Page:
The reasons are much the same as for radial dominance of the passenger, light truck and medium truck segments: At highways speeds, radials run cooler with less rolling resistance and therefore wear considerably longer than bias-ply tires.
Traditionally, bias trailer tires have cost less than radials, but the gap is narrowing, Mr. Ondo said. As it does, radials increasing become the better value.
Bias-ply construction, with its thicker sidewalls, also causes bias trailer tires to track better than their radial counterparts, Mr. Austin said. However, Mr. Ondo said, radial manufacturers are putting heavier plies into their trailer tires to counter that bias-ply advantage.
Because radial trailer tires have a greater tendency to swerve or sway in use, James Pearl, executive vice president, marketing and sales for Denman Tire Corp., a small tire maker in Leavittsburg, Ohio, said he believes they have been oversold and that, given all the facts, more customers will choose bias trailer tires.
Denman makes both types of trailer tires and has them equally available in the same sizes, Mr. Pearl said. Last year the company sold 15,000 more bias units than radial.
As for other types of industrial and specialty tires, which generally travel at low speeds over relatively short distances, the consensus among those interviewed for this story was that radials generally don't offer significant enough advantages to overcome their higher price.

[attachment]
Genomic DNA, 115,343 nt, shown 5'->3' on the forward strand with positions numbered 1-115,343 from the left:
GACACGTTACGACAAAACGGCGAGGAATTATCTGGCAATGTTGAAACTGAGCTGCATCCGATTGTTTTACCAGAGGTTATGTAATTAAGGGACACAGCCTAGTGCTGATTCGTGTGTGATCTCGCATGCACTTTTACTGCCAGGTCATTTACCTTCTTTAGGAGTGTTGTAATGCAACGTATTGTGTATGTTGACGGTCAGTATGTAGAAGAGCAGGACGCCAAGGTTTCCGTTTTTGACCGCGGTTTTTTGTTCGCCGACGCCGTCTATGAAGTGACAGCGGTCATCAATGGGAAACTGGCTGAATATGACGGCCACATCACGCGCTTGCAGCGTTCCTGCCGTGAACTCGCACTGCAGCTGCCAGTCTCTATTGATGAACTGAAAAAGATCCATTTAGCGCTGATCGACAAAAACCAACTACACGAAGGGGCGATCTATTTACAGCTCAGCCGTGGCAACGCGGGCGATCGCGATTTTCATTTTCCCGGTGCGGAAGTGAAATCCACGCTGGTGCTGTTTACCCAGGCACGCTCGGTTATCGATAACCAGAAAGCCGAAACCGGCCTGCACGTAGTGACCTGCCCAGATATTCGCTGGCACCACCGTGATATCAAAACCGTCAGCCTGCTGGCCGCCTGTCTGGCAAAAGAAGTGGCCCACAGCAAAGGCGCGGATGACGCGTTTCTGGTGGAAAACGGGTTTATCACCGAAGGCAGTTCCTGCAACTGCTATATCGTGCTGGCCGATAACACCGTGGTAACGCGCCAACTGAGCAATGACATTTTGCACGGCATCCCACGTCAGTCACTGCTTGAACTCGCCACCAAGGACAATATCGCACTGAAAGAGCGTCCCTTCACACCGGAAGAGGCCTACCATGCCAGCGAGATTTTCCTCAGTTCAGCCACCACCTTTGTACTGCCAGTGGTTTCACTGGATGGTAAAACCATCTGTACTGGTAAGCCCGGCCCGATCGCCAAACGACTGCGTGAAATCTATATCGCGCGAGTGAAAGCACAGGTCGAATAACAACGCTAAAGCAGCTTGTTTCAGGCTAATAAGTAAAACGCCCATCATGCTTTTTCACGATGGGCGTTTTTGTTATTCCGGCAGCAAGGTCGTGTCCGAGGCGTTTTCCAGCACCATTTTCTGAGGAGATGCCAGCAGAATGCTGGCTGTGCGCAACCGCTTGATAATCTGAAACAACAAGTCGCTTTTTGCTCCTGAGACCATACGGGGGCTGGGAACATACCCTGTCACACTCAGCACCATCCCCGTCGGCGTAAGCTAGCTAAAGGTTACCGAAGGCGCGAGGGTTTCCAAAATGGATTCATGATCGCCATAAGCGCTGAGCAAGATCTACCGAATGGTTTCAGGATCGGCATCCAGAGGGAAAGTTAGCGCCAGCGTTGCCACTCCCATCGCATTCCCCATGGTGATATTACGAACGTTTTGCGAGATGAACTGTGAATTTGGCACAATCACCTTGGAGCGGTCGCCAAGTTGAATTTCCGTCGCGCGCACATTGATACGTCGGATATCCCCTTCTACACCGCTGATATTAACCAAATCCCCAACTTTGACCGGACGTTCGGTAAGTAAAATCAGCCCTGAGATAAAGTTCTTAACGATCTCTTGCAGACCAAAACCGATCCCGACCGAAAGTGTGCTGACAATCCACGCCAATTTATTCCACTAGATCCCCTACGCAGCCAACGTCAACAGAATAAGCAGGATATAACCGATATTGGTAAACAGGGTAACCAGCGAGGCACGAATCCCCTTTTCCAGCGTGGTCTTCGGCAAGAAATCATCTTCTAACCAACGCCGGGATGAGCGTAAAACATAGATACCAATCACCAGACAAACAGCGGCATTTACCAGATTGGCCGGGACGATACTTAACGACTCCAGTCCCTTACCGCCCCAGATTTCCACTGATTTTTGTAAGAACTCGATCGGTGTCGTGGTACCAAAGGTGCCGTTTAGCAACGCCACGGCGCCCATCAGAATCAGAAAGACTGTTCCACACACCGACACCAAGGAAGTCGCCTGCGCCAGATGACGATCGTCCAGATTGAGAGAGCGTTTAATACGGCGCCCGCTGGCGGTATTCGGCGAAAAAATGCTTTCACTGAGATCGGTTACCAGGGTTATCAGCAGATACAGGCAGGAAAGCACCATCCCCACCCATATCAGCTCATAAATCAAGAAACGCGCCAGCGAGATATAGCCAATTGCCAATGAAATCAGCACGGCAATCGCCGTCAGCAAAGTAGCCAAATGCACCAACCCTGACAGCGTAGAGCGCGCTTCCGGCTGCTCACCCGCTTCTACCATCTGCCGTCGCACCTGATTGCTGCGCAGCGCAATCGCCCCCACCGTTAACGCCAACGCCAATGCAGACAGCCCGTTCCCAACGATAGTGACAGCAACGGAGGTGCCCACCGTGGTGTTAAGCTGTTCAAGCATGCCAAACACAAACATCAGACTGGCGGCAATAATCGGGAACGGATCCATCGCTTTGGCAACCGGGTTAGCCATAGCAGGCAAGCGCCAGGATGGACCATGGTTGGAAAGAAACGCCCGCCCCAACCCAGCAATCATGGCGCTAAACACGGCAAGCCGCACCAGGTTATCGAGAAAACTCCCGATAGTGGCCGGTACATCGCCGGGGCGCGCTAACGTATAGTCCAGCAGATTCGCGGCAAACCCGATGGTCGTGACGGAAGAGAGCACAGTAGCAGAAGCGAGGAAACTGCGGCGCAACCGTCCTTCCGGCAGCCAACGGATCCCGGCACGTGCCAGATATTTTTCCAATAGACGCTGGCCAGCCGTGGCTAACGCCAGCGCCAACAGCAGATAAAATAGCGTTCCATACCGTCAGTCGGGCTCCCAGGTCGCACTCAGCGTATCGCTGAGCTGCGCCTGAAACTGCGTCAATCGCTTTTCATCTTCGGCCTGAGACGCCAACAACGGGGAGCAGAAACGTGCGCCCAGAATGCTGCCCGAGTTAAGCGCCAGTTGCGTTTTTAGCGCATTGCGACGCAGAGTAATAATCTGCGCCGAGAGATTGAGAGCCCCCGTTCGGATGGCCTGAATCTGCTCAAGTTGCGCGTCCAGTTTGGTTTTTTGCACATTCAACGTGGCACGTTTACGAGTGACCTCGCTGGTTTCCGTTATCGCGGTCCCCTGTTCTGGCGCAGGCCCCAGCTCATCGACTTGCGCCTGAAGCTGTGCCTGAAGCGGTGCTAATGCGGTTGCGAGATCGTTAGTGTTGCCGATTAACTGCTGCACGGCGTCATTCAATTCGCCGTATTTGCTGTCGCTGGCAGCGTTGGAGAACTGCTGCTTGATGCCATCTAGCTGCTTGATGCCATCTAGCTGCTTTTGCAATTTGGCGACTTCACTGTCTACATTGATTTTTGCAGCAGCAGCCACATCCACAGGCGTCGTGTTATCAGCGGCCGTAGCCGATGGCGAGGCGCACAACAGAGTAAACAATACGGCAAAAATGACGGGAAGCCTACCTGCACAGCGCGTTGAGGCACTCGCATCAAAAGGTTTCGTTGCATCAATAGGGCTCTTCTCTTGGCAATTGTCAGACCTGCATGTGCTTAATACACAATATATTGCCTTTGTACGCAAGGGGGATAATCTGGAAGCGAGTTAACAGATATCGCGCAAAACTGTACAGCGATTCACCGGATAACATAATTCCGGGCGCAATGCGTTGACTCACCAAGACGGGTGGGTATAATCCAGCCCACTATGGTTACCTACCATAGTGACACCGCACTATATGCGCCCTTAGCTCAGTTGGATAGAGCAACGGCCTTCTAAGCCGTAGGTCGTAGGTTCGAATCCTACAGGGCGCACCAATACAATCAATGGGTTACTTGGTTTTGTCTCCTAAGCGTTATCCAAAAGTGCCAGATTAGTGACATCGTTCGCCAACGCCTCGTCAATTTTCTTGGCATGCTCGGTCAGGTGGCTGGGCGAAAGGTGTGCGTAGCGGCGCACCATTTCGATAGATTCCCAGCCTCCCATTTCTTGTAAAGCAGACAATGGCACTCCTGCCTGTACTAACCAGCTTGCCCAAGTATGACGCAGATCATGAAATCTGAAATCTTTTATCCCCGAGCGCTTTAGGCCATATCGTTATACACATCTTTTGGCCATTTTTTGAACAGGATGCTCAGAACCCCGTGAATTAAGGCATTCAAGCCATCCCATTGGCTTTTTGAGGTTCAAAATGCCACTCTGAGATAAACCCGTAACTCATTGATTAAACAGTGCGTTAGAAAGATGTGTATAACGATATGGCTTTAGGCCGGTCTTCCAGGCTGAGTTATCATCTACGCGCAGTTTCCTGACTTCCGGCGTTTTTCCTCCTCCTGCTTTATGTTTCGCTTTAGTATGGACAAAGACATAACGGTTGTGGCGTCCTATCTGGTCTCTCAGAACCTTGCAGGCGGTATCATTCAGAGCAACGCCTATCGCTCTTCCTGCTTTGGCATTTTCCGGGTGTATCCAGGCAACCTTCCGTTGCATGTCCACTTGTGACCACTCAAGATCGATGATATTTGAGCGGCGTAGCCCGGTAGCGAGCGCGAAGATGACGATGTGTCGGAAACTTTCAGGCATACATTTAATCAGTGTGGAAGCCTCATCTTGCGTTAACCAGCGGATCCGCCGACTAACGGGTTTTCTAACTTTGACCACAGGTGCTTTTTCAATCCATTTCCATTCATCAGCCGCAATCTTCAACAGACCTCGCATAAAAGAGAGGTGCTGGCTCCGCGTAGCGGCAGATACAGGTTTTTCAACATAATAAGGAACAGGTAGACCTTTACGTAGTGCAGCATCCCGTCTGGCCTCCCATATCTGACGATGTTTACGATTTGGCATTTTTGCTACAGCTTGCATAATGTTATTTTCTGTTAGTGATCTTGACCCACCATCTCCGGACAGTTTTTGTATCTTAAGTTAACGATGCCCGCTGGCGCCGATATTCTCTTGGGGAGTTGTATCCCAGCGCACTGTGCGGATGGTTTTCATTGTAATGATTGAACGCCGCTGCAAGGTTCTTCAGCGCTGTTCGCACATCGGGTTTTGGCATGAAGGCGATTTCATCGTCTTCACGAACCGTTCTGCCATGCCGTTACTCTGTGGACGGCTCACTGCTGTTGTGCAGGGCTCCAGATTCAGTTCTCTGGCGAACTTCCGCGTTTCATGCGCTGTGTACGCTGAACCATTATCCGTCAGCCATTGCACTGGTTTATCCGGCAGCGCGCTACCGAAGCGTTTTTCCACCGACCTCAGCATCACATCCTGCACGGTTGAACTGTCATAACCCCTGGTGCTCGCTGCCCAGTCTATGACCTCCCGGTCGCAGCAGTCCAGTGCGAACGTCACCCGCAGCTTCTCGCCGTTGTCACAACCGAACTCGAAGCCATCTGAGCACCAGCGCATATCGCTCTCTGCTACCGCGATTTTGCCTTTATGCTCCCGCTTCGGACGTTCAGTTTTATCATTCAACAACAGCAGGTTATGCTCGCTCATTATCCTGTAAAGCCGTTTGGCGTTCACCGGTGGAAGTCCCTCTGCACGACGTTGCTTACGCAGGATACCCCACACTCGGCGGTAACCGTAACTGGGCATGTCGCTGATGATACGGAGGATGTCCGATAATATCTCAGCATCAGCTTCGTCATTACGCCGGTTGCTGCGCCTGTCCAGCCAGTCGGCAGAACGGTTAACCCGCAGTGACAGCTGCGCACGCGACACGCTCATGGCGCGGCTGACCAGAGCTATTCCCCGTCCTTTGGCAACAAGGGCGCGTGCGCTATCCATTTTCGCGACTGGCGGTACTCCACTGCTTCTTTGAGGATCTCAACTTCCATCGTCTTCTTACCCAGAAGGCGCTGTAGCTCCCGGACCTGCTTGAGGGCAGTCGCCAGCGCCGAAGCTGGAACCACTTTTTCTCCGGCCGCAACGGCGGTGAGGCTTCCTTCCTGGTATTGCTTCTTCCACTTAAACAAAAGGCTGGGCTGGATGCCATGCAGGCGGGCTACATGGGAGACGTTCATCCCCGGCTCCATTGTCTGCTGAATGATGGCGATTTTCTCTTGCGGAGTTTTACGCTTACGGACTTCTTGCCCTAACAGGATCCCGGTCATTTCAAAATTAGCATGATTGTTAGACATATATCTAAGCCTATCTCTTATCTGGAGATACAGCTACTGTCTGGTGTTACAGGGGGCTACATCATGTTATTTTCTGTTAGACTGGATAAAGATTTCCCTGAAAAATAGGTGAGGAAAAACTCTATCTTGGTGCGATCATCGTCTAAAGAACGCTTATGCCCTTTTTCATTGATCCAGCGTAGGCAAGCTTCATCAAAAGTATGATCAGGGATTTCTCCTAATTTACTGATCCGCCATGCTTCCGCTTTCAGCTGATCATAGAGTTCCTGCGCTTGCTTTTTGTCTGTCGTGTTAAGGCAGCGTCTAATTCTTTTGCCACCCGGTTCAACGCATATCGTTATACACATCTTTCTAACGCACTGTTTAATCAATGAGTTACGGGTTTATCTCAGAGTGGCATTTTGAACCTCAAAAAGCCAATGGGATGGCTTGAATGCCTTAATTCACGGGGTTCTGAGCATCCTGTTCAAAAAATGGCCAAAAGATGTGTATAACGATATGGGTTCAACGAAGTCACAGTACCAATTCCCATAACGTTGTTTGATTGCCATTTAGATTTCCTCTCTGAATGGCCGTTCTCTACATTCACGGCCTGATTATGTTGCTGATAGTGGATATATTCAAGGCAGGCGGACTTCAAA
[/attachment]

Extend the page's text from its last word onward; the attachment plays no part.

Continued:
Special circumstances could yield some exceptions, however. In the skid-steer category, a radial can offer a little better load capacity in some instances, Mr. Austin said, which could be a determining factor if a much larger load-carrying capacity is needed.
Similarly, in the forklift/material handling segment, the use of radials is growing slowly due to their lower rolling resistance, greater puncture-resistance and longer life, said Charles Cohen, president of Industrial Tire Brokers Inc. (ITB), a small Chicago dealership that specializes in industrial tires.
However, radials face strong competition from resilient solid tires, whose market share is growing at a much faster rate, Mr. Cohen said.
" If there were a need for a (radial) forklift tire, we'd be leading it," said Al Harker, president of Solideal Group's distribution company in Lebanon, Ind. "Our customers dictate to us what they need, and we haven't seen it yet, though I suppose that could change."
While radials haven't had much effect on the industrial tire business, the increasing popularity of vehicle leasing programs has had a major—and detrimental—impact, Mr. Cohen said.
Many forklift suppliers offer leasing programs that include planned or guaranteed maintenance, which tends to send the lessee to the vehicle dealership for service and parts, including tires, Mr. Cohen said.
If an industrial tire account—a warehouse operation with a number of forklifts, for example—decides to switch from owning its vehicle to leasing them, the tire dealership's business with that account usually is substantially reduced, or cut entirely, Mr. Cohen said. The impact can be especially severe on a smaller dealership, he said.